“Equal justice under law is not merely a caption on the facade of the Supreme Court building; it is perhaps the most inspiring ideal of our society. It is one of the ends for which our entire legal system exists. It is fundamental that justice should be the same, in substance and availability, without regard to economic status.”
- Justice Lewis Powell, Jr.
America’s civil legal system provides us with the opportunity to seek and obtain justice when our rights have been violated and a forum for redress when we have been wronged.
The term “access to justice” describes the ability of any person, regardless of income, to use the legal system to advocate for themselves and their interests.
We rely on the civil legal system to address important problems like wrongful foreclosure, domestic violence, divorce, discrimination, bankruptcy, and many other critical legal issues. While the civil legal system can be a powerful tool for remedying wrongs, it is also extremely complex and can be difficult to navigate without the help of a trained attorney. For those unable to afford an attorney, access to the court system and the justice it can provide are limited.
Lack of access to an attorney is not the only access to justice issue facing low-income individuals and families. For those who choose to represent themselves, court costs and filing fees can be a barrier to obtaining justice. It can also be difficult to find information on simple procedural issues, like when and where to file a lawsuit and what rights you have in court.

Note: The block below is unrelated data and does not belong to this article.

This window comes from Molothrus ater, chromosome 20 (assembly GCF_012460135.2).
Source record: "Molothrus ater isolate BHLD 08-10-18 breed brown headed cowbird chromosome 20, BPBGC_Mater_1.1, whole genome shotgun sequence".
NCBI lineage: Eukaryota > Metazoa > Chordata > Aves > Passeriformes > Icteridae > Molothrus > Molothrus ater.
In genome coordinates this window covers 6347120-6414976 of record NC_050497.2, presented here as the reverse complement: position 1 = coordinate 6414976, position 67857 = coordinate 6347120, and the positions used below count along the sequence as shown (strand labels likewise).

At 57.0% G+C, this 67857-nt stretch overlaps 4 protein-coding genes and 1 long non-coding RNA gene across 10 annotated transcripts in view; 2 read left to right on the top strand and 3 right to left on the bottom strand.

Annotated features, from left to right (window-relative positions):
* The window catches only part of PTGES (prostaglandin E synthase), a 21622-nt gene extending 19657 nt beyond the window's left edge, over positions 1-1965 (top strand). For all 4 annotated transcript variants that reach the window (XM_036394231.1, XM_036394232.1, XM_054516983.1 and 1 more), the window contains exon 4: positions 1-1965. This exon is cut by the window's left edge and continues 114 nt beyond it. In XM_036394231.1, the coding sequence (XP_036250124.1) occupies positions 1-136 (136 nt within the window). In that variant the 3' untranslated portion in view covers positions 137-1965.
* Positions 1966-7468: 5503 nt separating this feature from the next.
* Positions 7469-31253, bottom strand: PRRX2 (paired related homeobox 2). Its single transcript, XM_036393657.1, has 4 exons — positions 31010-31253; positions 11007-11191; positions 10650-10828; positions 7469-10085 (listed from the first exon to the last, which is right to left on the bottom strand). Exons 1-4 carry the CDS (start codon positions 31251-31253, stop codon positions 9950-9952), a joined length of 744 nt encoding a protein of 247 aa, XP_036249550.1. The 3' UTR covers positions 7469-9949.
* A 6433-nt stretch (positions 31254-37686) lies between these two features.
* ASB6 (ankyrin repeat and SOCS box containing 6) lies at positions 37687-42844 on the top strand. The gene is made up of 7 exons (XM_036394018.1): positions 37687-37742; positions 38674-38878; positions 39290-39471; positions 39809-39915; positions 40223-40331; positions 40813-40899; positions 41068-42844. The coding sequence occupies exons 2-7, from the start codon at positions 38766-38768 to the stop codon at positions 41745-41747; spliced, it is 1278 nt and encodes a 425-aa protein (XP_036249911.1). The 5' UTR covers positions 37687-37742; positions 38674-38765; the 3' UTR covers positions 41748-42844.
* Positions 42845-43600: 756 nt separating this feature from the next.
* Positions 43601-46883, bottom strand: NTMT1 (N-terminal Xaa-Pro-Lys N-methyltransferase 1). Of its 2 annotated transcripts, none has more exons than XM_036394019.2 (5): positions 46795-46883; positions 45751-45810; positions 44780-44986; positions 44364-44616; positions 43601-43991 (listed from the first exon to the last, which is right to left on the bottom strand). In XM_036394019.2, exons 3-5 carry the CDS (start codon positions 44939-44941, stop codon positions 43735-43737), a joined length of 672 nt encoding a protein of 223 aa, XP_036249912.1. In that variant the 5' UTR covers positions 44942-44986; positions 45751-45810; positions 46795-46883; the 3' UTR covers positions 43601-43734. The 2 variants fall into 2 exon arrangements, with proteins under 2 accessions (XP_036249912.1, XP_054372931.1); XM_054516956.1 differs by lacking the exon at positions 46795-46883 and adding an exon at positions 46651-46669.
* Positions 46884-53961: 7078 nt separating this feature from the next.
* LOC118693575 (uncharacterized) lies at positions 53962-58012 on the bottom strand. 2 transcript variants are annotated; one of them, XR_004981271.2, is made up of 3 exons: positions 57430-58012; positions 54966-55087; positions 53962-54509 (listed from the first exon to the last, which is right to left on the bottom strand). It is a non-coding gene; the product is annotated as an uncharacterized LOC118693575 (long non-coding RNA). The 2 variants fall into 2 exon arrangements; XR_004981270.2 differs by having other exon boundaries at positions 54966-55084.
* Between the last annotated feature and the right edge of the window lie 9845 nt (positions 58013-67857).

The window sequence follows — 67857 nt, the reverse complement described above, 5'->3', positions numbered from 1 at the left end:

Without equal access to the justice system, many low-income Americans struggle with legal problems that negatively affect their livelihood, their health, their housing and marital status, and their children and families. If we do not ensure that those in poverty have access to the judicial system, they become disenfranchised and a target for the unscrupulous.
Our justice system is only as strong as the weakest person it protects. Ensuring that low-income people have equal access to the legal system is important not only for protecting their quality of life; it’s also essential for maintaining the quality of justice available to everyone in our society.
The Texas Access to Justice Commission works to increase access to justice by:
- Removing structural and cost barriers to the court system
- Securing funding for legal aid providers so that they have the resources to meet the needs of low-income people seeking representation
- Increasing pro bono service in the legal community
- Expanding efforts to assist self-represented litigants
To learn more about our work, please visit the Our Work portion of our site.